Friday, February 02, 2007

The British Columbia Library Association Resolution on Open Access

June 19, 2004, is noted on Peter Suber's Open Access Timeline as the date the British Columbia Library Association endorsed a Resolution on Open Access, one of the first library associations in the world to take this step (after IFLA, August 2002).

What is perhaps even more remarkable, given the vigorous debate at many an association, especially around that time, is that the Resolution was endorsed unanimously, with full support from BCLA members.

Since endorsement of the Resolution on Open Access, BCLA leaders have continually supported and advocated for open access, participating in Canada's Social Sciences and Humanities Research Council and the Canadian Institutes of Health Research open access consultations with strong submissions in favour of open access.

Most recently, BCLA signed the EU Petition for Guaranteed Public Access to Publicly Funded Research Results.

On April 19, 2007 the BCLA conference will feature an all-day conference on open access, Beyond Limits: Building Open Access Collections, featuring primarily local leaders in open access initiatives (OA publishers, IR coordinators, E-LIS), with special distance-participation guests Peter Suber and Jean-Claude Bradley [disclosure: I am co-coordinator of the preconference].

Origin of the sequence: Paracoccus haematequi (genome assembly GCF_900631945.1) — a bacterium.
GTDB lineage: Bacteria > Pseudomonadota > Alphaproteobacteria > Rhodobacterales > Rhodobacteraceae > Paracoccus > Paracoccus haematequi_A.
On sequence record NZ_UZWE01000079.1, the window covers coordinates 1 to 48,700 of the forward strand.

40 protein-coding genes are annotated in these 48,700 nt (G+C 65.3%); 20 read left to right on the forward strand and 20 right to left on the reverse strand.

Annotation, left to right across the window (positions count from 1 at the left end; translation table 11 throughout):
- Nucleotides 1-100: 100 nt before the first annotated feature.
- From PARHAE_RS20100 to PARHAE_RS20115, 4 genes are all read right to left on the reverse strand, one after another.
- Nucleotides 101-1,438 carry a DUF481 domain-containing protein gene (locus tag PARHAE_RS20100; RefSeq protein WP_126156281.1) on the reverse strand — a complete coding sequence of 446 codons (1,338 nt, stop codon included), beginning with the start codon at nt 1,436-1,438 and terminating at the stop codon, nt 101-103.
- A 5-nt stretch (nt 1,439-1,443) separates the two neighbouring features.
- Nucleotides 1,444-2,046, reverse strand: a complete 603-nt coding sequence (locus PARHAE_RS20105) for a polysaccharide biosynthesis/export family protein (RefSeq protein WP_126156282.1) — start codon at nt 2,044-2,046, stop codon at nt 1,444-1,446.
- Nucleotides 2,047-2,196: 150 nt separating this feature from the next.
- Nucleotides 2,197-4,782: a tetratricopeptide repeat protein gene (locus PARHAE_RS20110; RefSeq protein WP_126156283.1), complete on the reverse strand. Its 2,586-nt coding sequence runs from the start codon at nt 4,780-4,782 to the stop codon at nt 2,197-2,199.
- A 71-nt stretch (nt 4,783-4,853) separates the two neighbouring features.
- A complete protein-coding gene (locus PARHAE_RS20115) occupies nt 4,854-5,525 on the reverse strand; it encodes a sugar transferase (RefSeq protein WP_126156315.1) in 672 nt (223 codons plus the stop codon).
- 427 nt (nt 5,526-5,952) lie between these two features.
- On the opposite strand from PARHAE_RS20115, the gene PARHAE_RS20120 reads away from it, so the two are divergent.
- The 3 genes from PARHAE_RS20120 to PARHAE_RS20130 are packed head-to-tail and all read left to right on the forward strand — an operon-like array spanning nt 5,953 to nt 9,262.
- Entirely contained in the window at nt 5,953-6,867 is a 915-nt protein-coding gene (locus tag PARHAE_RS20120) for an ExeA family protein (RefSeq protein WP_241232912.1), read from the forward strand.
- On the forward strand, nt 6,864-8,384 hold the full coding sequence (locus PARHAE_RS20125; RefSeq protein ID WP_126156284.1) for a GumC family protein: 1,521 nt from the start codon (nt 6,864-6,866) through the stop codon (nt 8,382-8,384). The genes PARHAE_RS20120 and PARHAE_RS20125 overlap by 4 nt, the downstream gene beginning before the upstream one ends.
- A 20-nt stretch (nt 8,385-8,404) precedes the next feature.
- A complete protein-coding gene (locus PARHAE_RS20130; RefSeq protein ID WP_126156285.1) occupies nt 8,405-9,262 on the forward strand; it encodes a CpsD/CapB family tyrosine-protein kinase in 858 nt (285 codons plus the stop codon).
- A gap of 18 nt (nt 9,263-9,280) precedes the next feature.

BCLA reflects a spirit of openness in all of its endeavours. Listservs are open to all. People join BCLA because they know what we do, what we stand for, not because they would be denied access without membership. BCLA is a strong, vibrant, much-loved and well run association, healthy in every sense.

I am proud to be a BCLA member, and a member of BCLA's Information Policy Committee which drafted the Resolution on Open Access.

The Resolutions developed by long-time policy leaders in the Information Policy Committee often start with a Salon. Many thanks to local open access leader John Willinsky for the IPC's first Salon on Open Access, in September 2003.

If your library association does not yet have such a resolution, I recommend it. Once we understand the direction, it is much easier to figure out how to get where we want to go.

This post is part of the Canadian Leadership in the Open Access Movement series.

This post reflects my personal opinion only and does not represent the opinions or policy of the BC Electronic Library Network or the Simon Fraser University Library.

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